Victoria Fringe Festival 2017 – Horowitz and Mrs. Washington

Review by Caitlin Baird – Staff Writer

August 28, 2017

Horowitz and Mrs Washington is pitched as two hard-headed characters finding commonality across race, culture, and gender divides. But after ninety sweltering minutes at Congregation Emanu-El, the real conflict of Horowitz seems to be an unwillingness to confront its script.

 Mrs Washington (Rosemary Jeffery) is a talented nurse hired to help Samuel Horowitz (David MacPherson), a Jewish septuagenarian, recover from a mugging and stroke. She’s also black.

It is unfair to market the two as equally flawed. Horowitz is vile. White people around him roll their eyes, tolerating bigotry as though it’s mere cantankerousness. This is not a story about racism so much as it is about one racist. He doesn’t so much unlearn his prejudices as come to respect one woman of colour.

First published in 1979, Horowitz is an obviously well-meaning attempt to process the 1977 riots in Harlem. But it’s almost apologetic: the off-stage oppression of the black community echoing a Job-like test of faith and character, a lesson for Horowitz’s benefit. Her trauma: his redemption. She can’t risk seeking other employment because of how violence has affected her family; she has no choice but to forgive even when he refers to black boys as savages and animals. But the attempt to celebrate her compassion simply mythologises her as a Mary Poppins figure.

Horowitz and Mrs Washington feels in many ways like a missed opportunity to engage with our present by commenting on our history. The script offers throwaway mention of police brutality, poverty,  discriminatory hiring practices, but none of this seems to make an impact on Horowitz – no pause is given for the audience to process it either. The result is a facsimile of a problematic past instead of a vital critique. Directorial choices could have acknowledged the ongoing oppression of the black community and the new wave of anti-Semitism sweeping over our southern neighbours. Horowitz’s depth is undercut by its adherence to the intentions of four decades ago.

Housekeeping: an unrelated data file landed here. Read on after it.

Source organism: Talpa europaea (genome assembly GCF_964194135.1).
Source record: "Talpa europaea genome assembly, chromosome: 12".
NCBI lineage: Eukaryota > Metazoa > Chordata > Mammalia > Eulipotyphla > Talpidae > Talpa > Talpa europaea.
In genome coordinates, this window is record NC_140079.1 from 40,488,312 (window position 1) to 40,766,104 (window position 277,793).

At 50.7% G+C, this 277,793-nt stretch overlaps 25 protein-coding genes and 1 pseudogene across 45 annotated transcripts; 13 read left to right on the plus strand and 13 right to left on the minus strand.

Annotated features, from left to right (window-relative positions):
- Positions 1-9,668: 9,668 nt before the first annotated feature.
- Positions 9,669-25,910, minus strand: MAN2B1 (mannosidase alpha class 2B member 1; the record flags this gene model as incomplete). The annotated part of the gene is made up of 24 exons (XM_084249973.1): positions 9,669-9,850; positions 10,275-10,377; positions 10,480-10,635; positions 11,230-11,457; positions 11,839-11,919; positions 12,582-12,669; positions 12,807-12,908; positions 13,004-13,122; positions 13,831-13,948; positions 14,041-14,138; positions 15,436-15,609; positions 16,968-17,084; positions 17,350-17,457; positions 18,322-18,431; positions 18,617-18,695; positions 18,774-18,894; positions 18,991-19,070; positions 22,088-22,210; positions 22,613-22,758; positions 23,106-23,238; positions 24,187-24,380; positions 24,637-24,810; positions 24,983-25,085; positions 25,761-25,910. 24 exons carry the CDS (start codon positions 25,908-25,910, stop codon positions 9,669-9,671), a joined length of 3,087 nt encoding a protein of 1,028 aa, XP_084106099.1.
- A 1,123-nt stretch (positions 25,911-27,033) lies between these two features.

Here’s the catch: this is a wholly competent production. Langham Court fans will appreciate the lovingly-rendered domestic set. Jeffery is as sturdy as a mountain while somehow remaining vulnerable. MacPherson has a frenetic propulsion to his Horowitz which helps sell the show as comedy. The supporting cast is admirable; the live guitarist, charming. Response to Horowitz’s jokes was generous despite many references falling into niche territory.

There’s more to discuss: Horowitz would have been a young man during the Holocaust, which would have undoubtedly been on the minds of original audiences; MacPherson doesn’t always sell the pain of Horowitz’s mobility issues, undercutting major conflict; Horowitz’s hated daughter, in an incredible leopard-print coat, is ridiculed as a manipulative, materialistic faux-philanthropist, a hysteric; there’s a proliferation of jokes about Mrs Washington franchising concentration camps. Theatre should inspire conversation, and Horowitz certainly does.

Bottom Line

Horowitz and Mrs Washington will doubtless continue to sell out as on Sunday afternoon. But, despite the talent involved, the aftertaste is more discomfiting than funny, a missed opportunity to wrestle with a troubling script.


Horowitz and Mrs. Washington

Bema Productions

Created by Henry Denker

Victoria Fringe Festival

Fringe Site B (Congregation Emanu-El)

  • Aug 29 @ 7:00pm
  • Aug 30 @ 7:00pm
  • Aug 31 @ 7:00pm
  • Sept 3 @ 2:00pm

 Tickets: Regular $11 / Students and Seniors $9

A beautiful cast with wasted opportunities
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